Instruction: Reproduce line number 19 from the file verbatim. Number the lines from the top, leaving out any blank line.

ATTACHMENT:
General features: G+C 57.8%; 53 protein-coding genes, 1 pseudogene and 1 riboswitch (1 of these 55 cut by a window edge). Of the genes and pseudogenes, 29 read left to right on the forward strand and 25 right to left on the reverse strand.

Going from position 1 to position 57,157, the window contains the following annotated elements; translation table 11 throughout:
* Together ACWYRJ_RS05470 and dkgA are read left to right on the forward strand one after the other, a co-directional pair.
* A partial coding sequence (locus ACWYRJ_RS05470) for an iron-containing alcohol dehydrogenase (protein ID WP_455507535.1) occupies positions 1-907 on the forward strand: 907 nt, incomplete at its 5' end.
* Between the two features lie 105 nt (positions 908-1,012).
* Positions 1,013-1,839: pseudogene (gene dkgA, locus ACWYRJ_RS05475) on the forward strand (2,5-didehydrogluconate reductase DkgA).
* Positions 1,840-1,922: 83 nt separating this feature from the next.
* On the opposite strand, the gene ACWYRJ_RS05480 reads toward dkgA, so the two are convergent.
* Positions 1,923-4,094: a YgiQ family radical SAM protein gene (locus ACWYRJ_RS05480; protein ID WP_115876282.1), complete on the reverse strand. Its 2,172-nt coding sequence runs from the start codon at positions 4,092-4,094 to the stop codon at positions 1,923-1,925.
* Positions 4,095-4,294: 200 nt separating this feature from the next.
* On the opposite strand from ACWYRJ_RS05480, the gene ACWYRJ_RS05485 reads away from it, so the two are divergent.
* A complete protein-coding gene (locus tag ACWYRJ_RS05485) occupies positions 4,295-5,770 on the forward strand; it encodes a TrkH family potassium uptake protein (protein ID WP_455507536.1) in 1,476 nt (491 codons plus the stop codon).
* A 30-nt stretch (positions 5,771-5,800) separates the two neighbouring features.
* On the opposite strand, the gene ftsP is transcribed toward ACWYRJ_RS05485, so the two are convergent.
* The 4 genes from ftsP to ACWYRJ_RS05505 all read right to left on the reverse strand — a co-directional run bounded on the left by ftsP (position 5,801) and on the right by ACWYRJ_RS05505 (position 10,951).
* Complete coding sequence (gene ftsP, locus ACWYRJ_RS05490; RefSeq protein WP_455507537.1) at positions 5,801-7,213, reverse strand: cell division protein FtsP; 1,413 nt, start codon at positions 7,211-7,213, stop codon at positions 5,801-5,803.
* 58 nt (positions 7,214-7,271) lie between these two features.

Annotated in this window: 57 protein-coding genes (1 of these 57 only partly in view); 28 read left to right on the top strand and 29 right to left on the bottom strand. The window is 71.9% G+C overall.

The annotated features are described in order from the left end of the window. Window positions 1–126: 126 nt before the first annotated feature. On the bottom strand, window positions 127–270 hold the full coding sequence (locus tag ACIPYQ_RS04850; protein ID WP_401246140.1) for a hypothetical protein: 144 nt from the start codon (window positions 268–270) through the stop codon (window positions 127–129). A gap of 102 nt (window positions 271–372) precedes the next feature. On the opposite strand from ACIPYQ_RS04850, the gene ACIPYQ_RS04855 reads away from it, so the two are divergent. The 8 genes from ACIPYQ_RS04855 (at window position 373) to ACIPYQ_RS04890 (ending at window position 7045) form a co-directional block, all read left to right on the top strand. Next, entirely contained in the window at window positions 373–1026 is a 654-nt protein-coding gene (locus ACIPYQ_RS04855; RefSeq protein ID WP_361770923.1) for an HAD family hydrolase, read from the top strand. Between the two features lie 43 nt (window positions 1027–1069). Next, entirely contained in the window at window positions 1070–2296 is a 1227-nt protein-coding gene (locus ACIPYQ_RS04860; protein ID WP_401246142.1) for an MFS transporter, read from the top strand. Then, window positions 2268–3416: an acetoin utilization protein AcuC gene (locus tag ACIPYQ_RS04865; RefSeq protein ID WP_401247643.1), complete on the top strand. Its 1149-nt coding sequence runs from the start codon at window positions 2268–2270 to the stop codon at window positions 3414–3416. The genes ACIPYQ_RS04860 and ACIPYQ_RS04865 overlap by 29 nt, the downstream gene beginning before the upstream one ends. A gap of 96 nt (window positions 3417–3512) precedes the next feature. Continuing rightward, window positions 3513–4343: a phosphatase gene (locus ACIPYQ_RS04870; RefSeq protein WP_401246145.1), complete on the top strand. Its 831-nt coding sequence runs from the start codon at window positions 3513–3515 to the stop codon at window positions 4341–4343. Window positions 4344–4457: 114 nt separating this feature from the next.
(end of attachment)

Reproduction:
The annotated features are described in order from the left end of the window. Window positions 1–126: 126 nt before the first annotated feature. On the bottom strand, window positions 127–270 hold the full coding sequence (locus tag ACIPYQ_RS04850; protein ID WP_401246140.1) for a hypothetical protein: 144 nt from the start codon (window positions 268–270) through the stop codon (window positions 127–129). A gap of 102 nt (window positions 271–372) precedes the next feature. On the opposite strand from ACIPYQ_RS04850, the gene ACIPYQ_RS04855 reads away from it, so the two are divergent. The 8 genes from ACIPYQ_RS04855 (at window position 373) to ACIPYQ_RS04890 (ending at window position 7045) form a co-directional block, all read left to right on the top strand. Next, entirely contained in the window at window positions 373–1026 is a 654-nt protein-coding gene (locus ACIPYQ_RS04855; RefSeq protein ID WP_361770923.1) for an HAD family hydrolase, read from the top strand. Between the two features lie 43 nt (window positions 1027–1069). Next, entirely contained in the window at window positions 1070–2296 is a 1227-nt protein-coding gene (locus ACIPYQ_RS04860; protein ID WP_401246142.1) for an MFS transporter, read from the top strand. Then, window positions 2268–3416: an acetoin utilization protein AcuC gene (locus tag ACIPYQ_RS04865; RefSeq protein ID WP_401247643.1), complete on the top strand. Its 1149-nt coding sequence runs from the start codon at window positions 2268–2270 to the stop codon at window positions 3414–3416. The genes ACIPYQ_RS04860 and ACIPYQ_RS04865 overlap by 29 nt, the downstream gene beginning before the upstream one ends. A gap of 96 nt (window positions 3417–3512) precedes the next feature. Continuing rightward, window positions 3513–4343: a phosphatase gene (locus ACIPYQ_RS04870; RefSeq protein WP_401246145.1), complete on the top strand. Its 831-nt coding sequence runs from the start codon at window positions 3513–3515 to the stop codon at window positions 4341–4343. Window positions 4344–4457: 114 nt separating this feature from the next.